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Creston News-Advertiser
Creston, Union County, Iowa
January 21, 1988


Otto SOBOTKA, 92, of Diagonal, passed away Wednesday, Jan. 13, 1988, at the Ringgold County Hospital at Mount Ayr.

He was born Oct. 29, 1895 in Diagonal, the son of Mandel and Anna (JIRACEK) SOBOTKA. On Feb. 25, 1917, he married Albena JEZEK in Diagonal.

Mr. SOBOTKA was a lifelong resident of Diagonal and a retired farmer.

He is survived by his wife, Albena of Diagonal; three sons, Robert of Shelton, Wash., Marvin and wife, Margaret SOBTKA of Diagonal, and Carrol and wife, Marlene SOBOTKA of Diagonal; a daughter, Dorothy SOBOTKA of Diagonal; eight grandchildren; 11 great-grandchildren; and 2 great-great-grandchildren.

Funeral services were held Saturday morning at the United Church of Diagonal with the Rev. Eydie STEPHENS officiating. Burial was at the Bohemian Cemetery.

Transcription by Sharon R. Becker, September of 2010

Mount Ayr Record-News
Mount Ayr, Ringgold County, Iowa
January, 1988


What is living? It is trouble and risk, struggle and worry, accomplishment and failure, love and death on the way, and a little bit of everything including fun. Life is a challenge and everyone tackles it in a different manner and at different times. When we think of centuries we think of long periods of time. It was toward the end of the last century that the last child and only boy was born to Emmanuel and Anna JIRACEK SOBOTKA. On October 29, 1895, they claimed him and promptly named him Otto Emmanuel. This exciting event took place in a litle white house which is still standing in the town of Diagonal. Otto was welcomed by half-sisters, Alma, who was later married to Lester WILEY, Anastazia, who died in 1907 at the age of 20 years, and Agnes, who later married Howard WOODS. One half-sister, Vlasta, had died in 1890 after only six months of life. The girls' mother, Anna PETERKA SOBOTA, had passed on in 1890 and Emmanuel had since remarried.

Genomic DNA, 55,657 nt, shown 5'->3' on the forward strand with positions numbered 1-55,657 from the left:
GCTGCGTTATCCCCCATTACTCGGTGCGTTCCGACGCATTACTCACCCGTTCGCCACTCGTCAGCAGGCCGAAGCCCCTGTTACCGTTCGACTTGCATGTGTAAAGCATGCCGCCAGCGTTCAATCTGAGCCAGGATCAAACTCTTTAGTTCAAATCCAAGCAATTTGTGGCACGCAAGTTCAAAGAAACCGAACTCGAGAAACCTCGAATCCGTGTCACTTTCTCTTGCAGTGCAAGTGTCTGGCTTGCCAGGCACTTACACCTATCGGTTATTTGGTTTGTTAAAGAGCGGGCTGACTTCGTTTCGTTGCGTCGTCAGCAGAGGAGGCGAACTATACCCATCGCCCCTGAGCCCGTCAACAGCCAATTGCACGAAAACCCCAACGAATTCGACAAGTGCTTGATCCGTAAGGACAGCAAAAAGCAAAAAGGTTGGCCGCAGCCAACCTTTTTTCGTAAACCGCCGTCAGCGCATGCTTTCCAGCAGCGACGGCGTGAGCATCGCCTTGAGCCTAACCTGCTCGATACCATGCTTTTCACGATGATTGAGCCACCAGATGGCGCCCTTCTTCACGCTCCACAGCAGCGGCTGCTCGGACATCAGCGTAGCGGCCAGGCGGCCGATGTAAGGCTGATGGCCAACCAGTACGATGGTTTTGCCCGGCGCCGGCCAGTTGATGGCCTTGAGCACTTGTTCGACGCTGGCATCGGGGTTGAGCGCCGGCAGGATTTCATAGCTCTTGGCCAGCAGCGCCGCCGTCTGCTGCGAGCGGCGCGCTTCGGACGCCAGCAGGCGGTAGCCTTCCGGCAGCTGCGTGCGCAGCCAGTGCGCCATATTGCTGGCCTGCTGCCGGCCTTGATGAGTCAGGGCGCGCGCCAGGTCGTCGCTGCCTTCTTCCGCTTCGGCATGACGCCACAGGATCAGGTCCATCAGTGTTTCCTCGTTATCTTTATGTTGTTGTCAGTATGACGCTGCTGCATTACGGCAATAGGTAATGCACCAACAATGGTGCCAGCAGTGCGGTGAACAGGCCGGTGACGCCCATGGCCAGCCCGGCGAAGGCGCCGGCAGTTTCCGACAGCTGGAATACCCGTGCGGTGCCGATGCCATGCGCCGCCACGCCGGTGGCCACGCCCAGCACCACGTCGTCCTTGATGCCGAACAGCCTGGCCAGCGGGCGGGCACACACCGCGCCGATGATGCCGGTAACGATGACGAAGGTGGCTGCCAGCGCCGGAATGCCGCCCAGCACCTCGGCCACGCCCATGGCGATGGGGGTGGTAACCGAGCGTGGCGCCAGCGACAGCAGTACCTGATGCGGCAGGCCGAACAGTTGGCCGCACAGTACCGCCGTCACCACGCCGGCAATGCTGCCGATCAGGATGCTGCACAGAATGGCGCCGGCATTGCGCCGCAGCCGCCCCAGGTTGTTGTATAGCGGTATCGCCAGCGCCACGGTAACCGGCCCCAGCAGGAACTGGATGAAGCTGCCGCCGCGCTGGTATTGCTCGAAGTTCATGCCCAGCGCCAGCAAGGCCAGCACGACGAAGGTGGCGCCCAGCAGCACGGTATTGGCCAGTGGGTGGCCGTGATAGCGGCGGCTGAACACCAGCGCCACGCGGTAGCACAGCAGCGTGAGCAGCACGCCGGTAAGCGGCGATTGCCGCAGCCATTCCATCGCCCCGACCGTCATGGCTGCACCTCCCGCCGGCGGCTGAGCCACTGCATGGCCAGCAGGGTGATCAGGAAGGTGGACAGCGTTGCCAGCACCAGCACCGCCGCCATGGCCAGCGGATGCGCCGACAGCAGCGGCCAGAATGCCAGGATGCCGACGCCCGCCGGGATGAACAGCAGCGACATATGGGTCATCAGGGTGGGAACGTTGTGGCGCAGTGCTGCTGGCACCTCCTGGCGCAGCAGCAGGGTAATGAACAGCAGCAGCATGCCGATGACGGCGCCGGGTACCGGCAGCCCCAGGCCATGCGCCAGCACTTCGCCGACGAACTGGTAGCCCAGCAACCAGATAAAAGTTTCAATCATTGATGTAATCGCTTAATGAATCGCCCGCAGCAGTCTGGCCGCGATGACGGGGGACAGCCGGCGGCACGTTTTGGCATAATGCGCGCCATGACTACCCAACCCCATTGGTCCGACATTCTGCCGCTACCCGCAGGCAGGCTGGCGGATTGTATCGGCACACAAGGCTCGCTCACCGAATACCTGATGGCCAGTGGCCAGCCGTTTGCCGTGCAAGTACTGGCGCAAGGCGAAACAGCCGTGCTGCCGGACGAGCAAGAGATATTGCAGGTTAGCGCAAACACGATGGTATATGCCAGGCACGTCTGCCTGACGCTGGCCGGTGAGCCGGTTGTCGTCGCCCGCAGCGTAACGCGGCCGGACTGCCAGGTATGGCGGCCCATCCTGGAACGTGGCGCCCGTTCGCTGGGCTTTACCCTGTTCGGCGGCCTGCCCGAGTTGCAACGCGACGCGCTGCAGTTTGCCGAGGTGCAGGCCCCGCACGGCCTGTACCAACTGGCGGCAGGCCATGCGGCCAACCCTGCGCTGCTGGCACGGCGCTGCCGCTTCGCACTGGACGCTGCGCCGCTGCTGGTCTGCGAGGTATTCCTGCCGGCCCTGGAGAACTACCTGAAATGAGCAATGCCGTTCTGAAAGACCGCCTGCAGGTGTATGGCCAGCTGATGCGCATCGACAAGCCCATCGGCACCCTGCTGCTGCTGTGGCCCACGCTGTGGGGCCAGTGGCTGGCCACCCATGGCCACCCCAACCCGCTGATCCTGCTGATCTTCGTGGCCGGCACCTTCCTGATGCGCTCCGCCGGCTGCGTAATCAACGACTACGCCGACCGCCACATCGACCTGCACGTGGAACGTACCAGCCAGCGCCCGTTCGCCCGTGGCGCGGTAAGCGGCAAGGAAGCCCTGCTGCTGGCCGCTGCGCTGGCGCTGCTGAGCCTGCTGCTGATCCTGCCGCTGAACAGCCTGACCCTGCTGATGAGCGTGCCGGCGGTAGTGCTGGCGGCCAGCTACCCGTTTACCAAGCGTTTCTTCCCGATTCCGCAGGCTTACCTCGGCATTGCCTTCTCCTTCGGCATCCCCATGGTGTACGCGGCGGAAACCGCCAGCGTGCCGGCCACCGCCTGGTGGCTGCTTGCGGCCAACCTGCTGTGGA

Otto, known as "Pug" to many, grew up in Diagonal and attended the Public School there. While he was growing up he also helped his dad in the store, a General Merchandise store located near or at the site of the present bank or post office.

In 1911 Emmanuel sold the store and moved his family south of town to the family farm, the one on the corner where Mark GARRET now lives. Otto farmed with his father here until marriage. It was during a good friend's wedding dance that one of Frank and Barbara KRECKY JEZEK'S pretty daughters took Otto's eye. After a long courtship, Otto and Albena Barbara JEZEK tied the knot on Feburary 25, 1917. It was then that Emmanuel moved back to town to manage the Farmer's Market and Otto and his bride took over the family farm. This was also home to Robert Milton, Dorothy Irene and Marvin Lee, who all found a niche in the SOBOTKA household. Later came hard times and drought, which caused the family to move in 1934 to the farm now owned by son, Marvin. It was while here that the last son, Carol Wayne, better known as Ossie, came along.